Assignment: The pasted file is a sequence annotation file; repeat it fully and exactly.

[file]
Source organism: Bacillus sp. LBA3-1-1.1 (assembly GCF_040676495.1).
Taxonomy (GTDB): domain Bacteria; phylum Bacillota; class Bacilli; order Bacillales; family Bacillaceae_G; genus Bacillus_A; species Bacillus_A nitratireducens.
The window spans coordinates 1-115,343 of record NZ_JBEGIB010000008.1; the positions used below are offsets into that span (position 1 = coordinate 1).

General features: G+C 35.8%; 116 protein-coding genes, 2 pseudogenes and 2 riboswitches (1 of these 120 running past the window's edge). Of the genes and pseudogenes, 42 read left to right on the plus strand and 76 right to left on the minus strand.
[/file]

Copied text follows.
Source organism: Bacillus sp. LBA3-1-1.1 (assembly GCF_040676495.1).
Taxonomy (GTDB): domain Bacteria; phylum Bacillota; class Bacilli; order Bacillales; family Bacillaceae_G; genus Bacillus_A; species Bacillus_A nitratireducens.
The window spans coordinates 1-115,343 of record NZ_JBEGIB010000008.1; the positions used below are offsets into that span (position 1 = coordinate 1).

General features: G+C 35.8%; 116 protein-coding genes, 2 pseudogenes and 2 riboswitches (1 of these 120 running past the window's edge). Of the genes and pseudogenes, 42 read left to right on the plus strand and 76 right to left on the minus strand.